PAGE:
• Connect Family – Originally named Family Fun Day, the program was retitled early in April 2007 as Connect Family (borrowed from the network's on-air campaign of the same name); it was formally hosted by Ernest "Ernie D." Martinez and Blake Kuhre. Between songs, parents and children would discuss with the DJs how they spend time with one another, their family life and play contests for children to win prizes and entries into Radio Disney contests.
  • For the Record with Laura Marano – A weekly one-hour show hosted by Laura Marano, chronicling her journey as she launches her career. This show closed in April 2016.
  • Frequency Jam – A Friday night program which debuted around 2002/2003, in which three songs would be played by DJs Ernest "Ernie D." Martinez or Brian Kuhre. The song with the most votes (via Radio Disney's website) would be the next song that would be played as the winner. Frequency Jam ended in February 2007 with the redesign of Radio Disney website.
  • Morgan & Maddy in the Morning – hosted by Morgan Tompkins and Maddy Whitby started on April 1, 2013[44]
  • Nate and Megan in the Morning – A morning show hosted by Nate and Megan.
  • Move It Party – Saturday weekend show hosted by Morgan Tompkins and Maddy Whitby[44]
  • Playhouse Disney – (Originally "Mickey and Minnie's Tune Time" from 1998[13] to February 2001[45]) The program aired on Radio Disney weekdays during the school year from 12:00 to 1:00 pm. ET and was hosted by Robin, Tina, B. B. Good's Jonas Brothers and Susan Huber from its inception; it was also hosted by Betsy. Playhouse Disney was originally a two-hour block, but was later reduced to one hour; segments featured in the block included Circle Time Story (originally "Mickey and Minnie's Storytime Theatre" from 1998 to 2001), which featured read-along stories from Disney movies. Like the now-defunct Playhouse Disney block (succeeded by Disney Junior) on Disney Channel, it was targeted towards preschoolers. Songs for young children were played along with trivia contests.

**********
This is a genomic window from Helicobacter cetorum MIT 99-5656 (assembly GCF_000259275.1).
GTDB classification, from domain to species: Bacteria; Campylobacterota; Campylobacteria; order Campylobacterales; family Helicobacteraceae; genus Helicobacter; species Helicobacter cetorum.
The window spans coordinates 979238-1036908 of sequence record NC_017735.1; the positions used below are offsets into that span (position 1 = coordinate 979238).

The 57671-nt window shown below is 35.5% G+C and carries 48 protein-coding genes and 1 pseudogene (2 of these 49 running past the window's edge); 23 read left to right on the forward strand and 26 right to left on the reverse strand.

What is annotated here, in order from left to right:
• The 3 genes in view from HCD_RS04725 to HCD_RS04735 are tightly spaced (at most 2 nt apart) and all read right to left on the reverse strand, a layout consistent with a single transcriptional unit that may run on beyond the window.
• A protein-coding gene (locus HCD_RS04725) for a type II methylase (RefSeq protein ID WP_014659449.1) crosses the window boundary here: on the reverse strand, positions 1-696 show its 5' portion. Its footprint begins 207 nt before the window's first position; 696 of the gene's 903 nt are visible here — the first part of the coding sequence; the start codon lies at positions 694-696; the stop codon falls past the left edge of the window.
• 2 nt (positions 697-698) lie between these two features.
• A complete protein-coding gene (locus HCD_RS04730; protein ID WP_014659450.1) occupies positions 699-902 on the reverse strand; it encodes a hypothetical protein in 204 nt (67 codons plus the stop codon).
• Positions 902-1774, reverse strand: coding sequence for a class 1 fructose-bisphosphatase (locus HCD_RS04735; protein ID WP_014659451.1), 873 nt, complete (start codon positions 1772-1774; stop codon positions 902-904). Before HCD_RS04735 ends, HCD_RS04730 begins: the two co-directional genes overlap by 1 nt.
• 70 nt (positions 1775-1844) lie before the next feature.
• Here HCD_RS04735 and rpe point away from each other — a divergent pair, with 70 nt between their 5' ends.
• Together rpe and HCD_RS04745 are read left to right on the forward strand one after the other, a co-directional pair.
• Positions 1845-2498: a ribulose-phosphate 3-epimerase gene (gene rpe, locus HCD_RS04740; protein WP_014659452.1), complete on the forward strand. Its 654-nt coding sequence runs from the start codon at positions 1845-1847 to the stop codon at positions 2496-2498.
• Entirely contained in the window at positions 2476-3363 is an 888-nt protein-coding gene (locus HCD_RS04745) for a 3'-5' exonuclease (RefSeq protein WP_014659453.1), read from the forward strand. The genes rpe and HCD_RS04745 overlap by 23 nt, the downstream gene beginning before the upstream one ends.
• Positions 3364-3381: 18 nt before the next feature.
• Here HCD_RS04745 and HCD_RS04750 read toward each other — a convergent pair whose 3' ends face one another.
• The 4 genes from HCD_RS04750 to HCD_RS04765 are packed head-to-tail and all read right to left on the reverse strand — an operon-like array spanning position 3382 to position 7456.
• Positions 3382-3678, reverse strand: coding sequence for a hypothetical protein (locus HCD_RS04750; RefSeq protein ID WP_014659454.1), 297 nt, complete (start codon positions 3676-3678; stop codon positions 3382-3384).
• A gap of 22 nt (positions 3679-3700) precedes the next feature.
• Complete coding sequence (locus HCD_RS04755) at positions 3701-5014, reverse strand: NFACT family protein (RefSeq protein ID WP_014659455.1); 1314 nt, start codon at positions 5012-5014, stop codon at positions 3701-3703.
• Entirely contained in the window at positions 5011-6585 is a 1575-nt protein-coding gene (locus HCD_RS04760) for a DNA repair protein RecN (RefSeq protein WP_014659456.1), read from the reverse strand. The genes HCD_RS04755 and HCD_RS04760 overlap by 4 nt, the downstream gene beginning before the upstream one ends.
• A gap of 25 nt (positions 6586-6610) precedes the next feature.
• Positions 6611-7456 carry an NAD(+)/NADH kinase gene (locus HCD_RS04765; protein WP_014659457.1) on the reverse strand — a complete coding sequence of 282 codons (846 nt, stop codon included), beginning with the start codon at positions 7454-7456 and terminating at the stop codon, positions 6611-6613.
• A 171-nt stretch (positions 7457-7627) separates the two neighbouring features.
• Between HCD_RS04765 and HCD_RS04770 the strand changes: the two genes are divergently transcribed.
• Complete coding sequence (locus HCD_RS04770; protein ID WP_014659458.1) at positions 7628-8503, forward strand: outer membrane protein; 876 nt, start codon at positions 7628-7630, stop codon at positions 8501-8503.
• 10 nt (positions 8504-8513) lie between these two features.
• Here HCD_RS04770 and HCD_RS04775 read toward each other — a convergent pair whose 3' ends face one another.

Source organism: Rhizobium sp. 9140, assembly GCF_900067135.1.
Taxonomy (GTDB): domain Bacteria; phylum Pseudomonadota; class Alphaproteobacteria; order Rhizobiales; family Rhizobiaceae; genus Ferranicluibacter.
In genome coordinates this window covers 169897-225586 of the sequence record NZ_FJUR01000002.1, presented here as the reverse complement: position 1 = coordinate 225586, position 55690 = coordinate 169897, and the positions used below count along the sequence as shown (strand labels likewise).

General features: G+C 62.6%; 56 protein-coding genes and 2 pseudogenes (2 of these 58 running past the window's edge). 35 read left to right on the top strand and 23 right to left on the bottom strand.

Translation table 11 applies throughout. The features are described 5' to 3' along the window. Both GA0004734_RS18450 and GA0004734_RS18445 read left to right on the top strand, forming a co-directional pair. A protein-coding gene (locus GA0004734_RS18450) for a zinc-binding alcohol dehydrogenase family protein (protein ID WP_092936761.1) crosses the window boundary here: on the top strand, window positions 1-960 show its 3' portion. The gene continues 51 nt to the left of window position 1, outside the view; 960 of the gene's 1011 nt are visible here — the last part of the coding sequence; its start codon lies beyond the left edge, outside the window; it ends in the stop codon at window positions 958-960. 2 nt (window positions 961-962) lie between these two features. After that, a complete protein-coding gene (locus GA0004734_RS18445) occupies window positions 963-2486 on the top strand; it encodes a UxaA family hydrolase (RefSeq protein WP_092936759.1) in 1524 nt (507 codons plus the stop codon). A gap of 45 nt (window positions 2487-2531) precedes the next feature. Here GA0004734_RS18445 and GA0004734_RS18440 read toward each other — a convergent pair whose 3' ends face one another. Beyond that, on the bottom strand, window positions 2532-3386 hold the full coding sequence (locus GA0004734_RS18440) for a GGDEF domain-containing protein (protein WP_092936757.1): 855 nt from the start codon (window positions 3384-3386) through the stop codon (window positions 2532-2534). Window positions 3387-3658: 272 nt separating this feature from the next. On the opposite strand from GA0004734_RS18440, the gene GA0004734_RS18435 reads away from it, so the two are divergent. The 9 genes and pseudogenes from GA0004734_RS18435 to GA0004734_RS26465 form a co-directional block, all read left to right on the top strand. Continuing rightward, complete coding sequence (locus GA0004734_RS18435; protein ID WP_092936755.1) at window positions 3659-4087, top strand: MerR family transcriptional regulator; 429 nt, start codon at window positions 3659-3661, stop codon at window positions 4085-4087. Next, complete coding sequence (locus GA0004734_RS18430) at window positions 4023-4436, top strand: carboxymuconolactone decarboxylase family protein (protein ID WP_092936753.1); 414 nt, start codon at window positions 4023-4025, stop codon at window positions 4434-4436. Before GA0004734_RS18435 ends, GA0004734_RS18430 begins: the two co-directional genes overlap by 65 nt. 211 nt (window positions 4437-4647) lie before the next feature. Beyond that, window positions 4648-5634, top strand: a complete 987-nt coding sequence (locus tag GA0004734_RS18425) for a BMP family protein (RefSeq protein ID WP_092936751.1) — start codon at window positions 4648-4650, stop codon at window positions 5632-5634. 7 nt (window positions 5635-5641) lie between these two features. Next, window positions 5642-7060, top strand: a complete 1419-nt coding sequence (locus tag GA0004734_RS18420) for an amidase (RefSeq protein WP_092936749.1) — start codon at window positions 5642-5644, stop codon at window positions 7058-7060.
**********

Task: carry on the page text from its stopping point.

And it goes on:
Serial radio

In July 2010, Radio Disney debuted its first scripted serial called My Dream, a contemporary story utilizing a format reminiscent of serials from the 1940s. Unlike Depression-era radio serials that typically featured episodes lasting 15 to 30 minutes, episodes of My Dream runs for only 90 seconds and play multiple times throughout the day.[46] My Dream stars Daphne Blunt as a 14-year-old girl trying to make a name for herself in the music industry while dealing with the usual struggles, responsibilities and emotional ups and downs of an everyday teen.[47]

Features and contests

Radio Disney carried a number of features from interactive contests to informational programs.

Final features